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Berlin, Munich, Frankfurt are all places in Germany that are very popular with tourists for their historical and cultural significance, not to mention all the art museums, opera houses, shopping districts, and so forth that they have to offer. But Germany is more than its big cities. Here are five hidden gems that the average tourist might not get to, but which are definitely worth discovering.
1. Kiel, Germany
Kiel is located on Germany's northern coast, along the Baltic Sea and not far from Denmark. Because of its location, it has long been a maritime center for Germany, and in fact the sailing competitions of both the 1936 and 1972 Olympic Games were held in Kiel. For those who have any kind of issues about in which and the way to employ
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, you can e mail us from the webpage. "Kiel Week," an annual festival held in June, is the world's largest sailing event, and each year draws over 5,000 sailors and 2,000 sailing ships of every sort. For those more interested in land than sea, Kiel boasts two beautiful botanic gardens, the Neuer Botanischer and Alter Botanischer gardens. Both gardens date back to the mid seventeenth century, and are open daily to visitors.
2. Lubeck, Germany
Located in the same northern region as Kiel, Lubeck is Germany's largest Baltic Sea port. A city with a long history, modern people first settled Lubeck in the eighth century by various Slavic tribes. In the twelfth century, the Count of Holstein and Schauenburg, Adolf II, built a castle and established a town on the site. The town traded hands over the years betweens the Danes and the Germans, but by the fourteenth century, the Holy Roman Emperor Charles IV named Lubeck one of the empire's five glories - the other four were Venice, Rome, Pisa, and Florence. Why did a city which was once the "Glory of the Empire" decline into relative obscurity? During the Napoleonic Wars, France temporarily occupied Lubeck, and the once wealthy city went bankrupt. Later, in part because Hitler personally disliked Lubeck, Hitler granted most of Lubeck's territory to Prussia, ending its seven hundred years of independence. In the Second World War that soon followed, Lubeck was the first German city to sustain serious damage from Allied bombing.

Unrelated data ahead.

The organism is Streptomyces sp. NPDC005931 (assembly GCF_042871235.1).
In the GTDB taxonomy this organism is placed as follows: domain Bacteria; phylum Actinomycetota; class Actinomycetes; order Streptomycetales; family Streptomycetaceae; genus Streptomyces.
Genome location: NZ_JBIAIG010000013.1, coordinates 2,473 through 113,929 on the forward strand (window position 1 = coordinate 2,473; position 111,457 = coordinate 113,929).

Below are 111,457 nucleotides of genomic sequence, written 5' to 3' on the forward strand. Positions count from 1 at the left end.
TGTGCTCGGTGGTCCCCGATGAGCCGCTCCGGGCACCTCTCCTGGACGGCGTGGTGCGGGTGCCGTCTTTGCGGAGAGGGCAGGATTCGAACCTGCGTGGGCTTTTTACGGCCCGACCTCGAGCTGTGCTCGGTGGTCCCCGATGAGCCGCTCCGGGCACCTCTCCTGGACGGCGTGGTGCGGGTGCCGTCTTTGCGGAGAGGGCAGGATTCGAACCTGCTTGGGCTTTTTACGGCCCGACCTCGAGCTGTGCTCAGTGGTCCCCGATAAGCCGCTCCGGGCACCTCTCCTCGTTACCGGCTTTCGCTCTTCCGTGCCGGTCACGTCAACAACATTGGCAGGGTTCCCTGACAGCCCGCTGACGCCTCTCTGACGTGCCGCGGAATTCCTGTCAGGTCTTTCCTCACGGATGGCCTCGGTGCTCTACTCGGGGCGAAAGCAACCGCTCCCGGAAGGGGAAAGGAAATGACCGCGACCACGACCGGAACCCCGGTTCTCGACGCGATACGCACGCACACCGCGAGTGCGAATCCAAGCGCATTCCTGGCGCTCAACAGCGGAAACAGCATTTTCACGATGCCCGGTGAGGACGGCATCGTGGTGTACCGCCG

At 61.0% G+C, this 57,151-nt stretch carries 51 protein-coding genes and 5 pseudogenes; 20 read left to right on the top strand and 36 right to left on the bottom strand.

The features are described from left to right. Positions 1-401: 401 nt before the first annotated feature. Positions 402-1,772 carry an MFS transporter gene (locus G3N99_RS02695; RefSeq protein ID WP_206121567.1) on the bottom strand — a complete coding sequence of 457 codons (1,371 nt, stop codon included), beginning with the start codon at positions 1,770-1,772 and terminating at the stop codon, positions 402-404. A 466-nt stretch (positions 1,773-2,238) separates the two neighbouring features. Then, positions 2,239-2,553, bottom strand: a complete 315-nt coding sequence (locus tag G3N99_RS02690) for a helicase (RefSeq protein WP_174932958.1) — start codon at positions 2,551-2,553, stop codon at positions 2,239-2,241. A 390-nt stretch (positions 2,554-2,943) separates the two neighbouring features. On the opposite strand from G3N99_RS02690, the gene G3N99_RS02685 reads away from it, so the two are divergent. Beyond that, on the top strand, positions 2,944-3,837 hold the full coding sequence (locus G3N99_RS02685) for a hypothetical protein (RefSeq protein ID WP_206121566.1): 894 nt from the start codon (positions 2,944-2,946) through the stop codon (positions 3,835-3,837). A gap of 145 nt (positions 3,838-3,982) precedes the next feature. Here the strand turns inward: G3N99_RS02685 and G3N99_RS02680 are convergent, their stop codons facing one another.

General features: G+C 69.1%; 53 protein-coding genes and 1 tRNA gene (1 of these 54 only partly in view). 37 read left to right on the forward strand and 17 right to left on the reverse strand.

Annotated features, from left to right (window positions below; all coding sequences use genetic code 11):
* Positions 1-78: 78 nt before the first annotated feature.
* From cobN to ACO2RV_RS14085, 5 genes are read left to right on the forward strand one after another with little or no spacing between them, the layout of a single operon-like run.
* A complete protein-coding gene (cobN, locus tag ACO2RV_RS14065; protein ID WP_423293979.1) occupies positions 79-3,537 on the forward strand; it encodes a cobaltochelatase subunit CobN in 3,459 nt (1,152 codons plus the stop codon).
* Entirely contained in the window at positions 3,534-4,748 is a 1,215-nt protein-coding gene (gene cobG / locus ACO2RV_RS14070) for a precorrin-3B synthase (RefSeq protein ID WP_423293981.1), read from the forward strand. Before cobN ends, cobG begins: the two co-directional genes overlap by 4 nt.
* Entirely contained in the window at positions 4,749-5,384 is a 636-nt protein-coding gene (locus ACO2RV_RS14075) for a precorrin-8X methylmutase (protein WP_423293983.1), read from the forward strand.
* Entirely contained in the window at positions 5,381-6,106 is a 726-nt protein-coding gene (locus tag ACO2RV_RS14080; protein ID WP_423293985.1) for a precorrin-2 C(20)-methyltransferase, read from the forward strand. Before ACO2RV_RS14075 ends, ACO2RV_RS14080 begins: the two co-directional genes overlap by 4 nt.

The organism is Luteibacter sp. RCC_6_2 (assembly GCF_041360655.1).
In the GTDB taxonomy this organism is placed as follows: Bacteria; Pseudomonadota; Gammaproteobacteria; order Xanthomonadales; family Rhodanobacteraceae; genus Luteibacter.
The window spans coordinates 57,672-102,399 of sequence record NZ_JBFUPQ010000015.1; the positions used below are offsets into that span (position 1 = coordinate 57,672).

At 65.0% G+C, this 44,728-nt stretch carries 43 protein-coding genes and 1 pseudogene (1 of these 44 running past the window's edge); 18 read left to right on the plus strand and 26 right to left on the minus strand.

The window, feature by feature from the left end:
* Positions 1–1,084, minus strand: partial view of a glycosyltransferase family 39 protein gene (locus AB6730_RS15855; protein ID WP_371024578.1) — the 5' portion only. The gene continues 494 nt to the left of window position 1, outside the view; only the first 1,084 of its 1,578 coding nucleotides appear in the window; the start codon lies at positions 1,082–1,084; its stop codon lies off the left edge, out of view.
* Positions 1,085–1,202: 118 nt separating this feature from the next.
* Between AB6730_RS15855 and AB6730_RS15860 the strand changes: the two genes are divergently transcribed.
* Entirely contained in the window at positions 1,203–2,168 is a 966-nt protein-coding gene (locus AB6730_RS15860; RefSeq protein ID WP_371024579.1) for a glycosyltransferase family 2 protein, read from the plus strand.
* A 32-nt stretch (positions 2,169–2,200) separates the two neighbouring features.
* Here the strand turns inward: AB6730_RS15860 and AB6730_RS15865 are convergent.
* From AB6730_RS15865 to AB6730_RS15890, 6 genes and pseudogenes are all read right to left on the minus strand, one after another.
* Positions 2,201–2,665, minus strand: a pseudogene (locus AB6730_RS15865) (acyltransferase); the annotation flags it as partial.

Today, Lubeck may not have reclaimed its status of "Glory of the Empire," but it is certainly a beautiful city that is an excellent destination for history buffs. Despite enduring warfare and bombing, much of the original medieval city of Lubeck remains or has been restored. In fact, in 1987, its city center became a UNESCO World Heritage Site.
3. Bremen, Germany
Also in the north of Germany, but on its western side, is the city of Bremen. The second most populous city in northern Germany, Bremen has much to offer but lacks the hustle-and-bustle of larger German cities such as Berlin and Frankfurt. Home to the German beers Beck and St. Pauli Girl, Bremen has long been popular with American and western European tourists. Despite taking severe damage by Allied bombing during World War II, Bremen quickly recovered and is today nearly completely restored to its former glory.
4. Munster, Germany
In the northwest of Germany, south of Bremen, is the city of Munster. With slightly less than 300,000 residents, Munster is large enough to be considered a "major city", but still small enough to feel relaxed. Less well-known as a tourist destination that Bremen, Munster nevertheless has a 1,200 year history and plenty of historic sites to see. In fact, Munster is a very popular tourist destination amongst German and Dutch tourists, but outside of Germany, very few visitors venture into the city. Like other old German cities, the city center of Munster is a blend of medieval and modern; outside the city, the surrounding countryside is very beautiful and worth touring.
5. Erfurt, Germany
Located in the center of Germany, the city of Erfurt is the capital city of the Thuringia region. Like other cities mentioned above, Erfurt has a beautiful medieval city center, but unlike the other cities, the city center didn't have to be rebuilt or restored after World War II - Erfurt had the good fortune of sustaining only minimal damage during the war. This means that Erfurt's city center is one of the most attractive in all of Germany, and it sports so many churches that it is nicknamed "the Rome of Thuringia." But its true historic significance is related not to the Vatican but to Martin Luther - Luther received his university education and entered the priesthood in Erfurt. For Lutherans, visiting Erfurt is a true pilgrimage; for other tourists, Erfurt is a quiet, quaint city that is home to many attractive sites to see.
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